hungry hearted

serving up a healthy portion of pop culture commentary, random infatuations, and introspective ramblings

my semi-inappropriate anthem du jour

Consistent with my shameless love for Wu-Tang and my prideful New York roots, I have recently been awed by Ratatat's synthed out, electro-hop "Stomp Remix," featuring Young Buck, TI, The Game & Ludacris. Wow, what a roster, right?

While the original version of "Stomp" isn't really my cup of tea, the remix jacks-up all of the collaborator's high-points tenfold and polishes it off with Ratatat's signature overcoat of fun-inducing hip-hop/electro beats. Ratatat's sound is so tight that the duo (Mike Stroud and Evan Mast) manage to even out and earn the ridiculousness of the original track's lyrical content. Face it, if the beat's good enough, it doesn't really matter what nonsense is being boasted about.

For my taste, the lyrical bling of this remix only contributes to my feeling of self-satisfaction as I humorously bump it on the mean (or rather, clean?) streets of Austin whenever I feel the urge. While I am easily amused and often feel the urge, I know moderation is key with any of life's pleasures. So I try to refrain from overindulgence and save it only for the most appropriate of occasions:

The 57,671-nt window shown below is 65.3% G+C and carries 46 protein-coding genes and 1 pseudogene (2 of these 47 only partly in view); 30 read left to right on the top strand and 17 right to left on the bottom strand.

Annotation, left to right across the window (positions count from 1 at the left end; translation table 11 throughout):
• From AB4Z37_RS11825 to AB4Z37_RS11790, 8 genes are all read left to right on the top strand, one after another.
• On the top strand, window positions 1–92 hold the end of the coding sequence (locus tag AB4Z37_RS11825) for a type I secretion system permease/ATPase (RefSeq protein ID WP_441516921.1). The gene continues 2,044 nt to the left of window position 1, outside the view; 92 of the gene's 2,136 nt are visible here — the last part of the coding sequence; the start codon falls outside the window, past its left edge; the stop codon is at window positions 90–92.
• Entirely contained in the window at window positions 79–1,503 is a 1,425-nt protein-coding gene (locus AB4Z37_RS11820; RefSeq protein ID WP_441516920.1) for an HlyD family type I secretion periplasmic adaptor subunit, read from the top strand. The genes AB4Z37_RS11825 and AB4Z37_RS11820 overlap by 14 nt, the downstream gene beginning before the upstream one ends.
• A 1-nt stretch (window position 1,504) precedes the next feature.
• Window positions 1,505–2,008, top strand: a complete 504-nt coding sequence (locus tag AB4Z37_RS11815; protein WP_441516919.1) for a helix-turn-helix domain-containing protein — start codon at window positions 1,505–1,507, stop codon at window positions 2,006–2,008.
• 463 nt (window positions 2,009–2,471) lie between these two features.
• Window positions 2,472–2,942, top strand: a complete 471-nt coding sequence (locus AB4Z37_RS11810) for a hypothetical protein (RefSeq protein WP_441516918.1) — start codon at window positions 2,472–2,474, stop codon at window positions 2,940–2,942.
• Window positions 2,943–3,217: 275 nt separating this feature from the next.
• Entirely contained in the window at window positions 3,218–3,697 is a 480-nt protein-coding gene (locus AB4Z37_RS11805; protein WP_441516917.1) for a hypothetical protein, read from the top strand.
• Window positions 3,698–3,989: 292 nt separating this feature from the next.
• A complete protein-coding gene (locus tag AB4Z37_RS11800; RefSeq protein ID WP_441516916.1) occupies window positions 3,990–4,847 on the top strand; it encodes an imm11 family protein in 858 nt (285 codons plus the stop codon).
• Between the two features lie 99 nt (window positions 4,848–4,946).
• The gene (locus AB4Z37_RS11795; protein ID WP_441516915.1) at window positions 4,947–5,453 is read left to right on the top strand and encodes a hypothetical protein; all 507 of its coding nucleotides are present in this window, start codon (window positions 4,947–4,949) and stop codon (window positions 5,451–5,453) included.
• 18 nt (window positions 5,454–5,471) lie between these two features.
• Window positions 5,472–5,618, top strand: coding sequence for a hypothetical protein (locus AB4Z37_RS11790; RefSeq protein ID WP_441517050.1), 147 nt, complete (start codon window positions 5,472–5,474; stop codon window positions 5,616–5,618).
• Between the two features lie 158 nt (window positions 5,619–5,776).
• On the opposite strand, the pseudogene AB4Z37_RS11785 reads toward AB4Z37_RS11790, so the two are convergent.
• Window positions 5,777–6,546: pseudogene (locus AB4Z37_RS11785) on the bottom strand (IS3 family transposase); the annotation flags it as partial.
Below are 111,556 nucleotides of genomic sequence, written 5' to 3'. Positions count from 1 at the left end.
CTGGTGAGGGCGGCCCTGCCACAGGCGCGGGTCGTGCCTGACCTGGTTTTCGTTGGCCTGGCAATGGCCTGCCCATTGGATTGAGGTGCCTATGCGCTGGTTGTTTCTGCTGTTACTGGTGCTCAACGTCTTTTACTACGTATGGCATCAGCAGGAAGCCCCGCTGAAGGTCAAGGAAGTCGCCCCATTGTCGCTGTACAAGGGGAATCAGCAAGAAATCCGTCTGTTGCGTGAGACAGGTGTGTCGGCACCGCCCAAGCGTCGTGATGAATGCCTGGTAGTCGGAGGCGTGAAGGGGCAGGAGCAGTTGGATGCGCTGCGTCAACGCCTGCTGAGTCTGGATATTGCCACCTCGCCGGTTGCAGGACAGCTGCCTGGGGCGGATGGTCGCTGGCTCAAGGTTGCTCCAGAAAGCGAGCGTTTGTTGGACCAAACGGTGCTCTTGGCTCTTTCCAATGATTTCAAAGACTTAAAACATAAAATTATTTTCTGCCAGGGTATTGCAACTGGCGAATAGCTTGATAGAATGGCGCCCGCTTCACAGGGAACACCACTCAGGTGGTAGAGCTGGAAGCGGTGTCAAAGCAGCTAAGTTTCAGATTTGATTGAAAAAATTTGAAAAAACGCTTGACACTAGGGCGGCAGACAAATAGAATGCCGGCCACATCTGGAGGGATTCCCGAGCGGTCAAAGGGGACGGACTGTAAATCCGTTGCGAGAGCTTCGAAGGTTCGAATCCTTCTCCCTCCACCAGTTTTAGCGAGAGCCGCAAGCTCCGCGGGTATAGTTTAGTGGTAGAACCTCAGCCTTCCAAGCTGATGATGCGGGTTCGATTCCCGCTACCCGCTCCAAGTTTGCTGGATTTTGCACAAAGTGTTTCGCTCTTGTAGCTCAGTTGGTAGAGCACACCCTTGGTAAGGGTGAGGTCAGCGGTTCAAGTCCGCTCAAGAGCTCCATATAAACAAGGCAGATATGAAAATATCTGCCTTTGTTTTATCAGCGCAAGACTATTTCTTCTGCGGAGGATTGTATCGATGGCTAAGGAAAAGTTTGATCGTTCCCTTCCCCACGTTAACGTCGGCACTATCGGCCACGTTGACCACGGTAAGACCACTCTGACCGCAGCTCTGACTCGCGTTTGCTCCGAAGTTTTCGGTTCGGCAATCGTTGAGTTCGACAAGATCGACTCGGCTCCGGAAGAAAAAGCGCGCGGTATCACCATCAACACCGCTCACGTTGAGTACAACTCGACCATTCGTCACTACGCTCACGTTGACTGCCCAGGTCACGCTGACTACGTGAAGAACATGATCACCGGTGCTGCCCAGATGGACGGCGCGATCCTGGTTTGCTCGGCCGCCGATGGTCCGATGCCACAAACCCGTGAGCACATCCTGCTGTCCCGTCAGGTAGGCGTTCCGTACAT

No milk for my cereal? Stomp

Why is there an empty o.j. in the fridge? I gots to Stomp!

Cut off in traffic? Holy STOMP!

Gas at 4.00/gal?? STOMP!!

Drunk History is hilariously intoxicating

The third volume of Drunk History continues to raise the bar of my expectations for the intoxicating Funny or Die series. The premise is win-win, the storyteller gets plastered and colorfully recounts a historical event for the viewers mis-educated enjoyment. I just might have to try this at home!

For this particular production Jen Kirkman drank a bottle and a half of wine and dropped some loosely coherent knowledge, all the while battling her incessant hiccups, which she struggles with for the duration of the short film. The real kicker is the "Trapped in a Closet"-esque character performance synced to Kirkman's drunken delivery. CLASSIC.

The Tale of Oney Judge

The series is a Derek Waters creation, directed by Jeremy Konner. The series' premier episode, Volume 1, features Michael Cera as Alexander Hamilton, and Volume 2 & Volume 2.5 cast Jack Black as a seedy Ben Franklin. It may not be historically accurate, but it's loads of fun!

Mustang Island State Park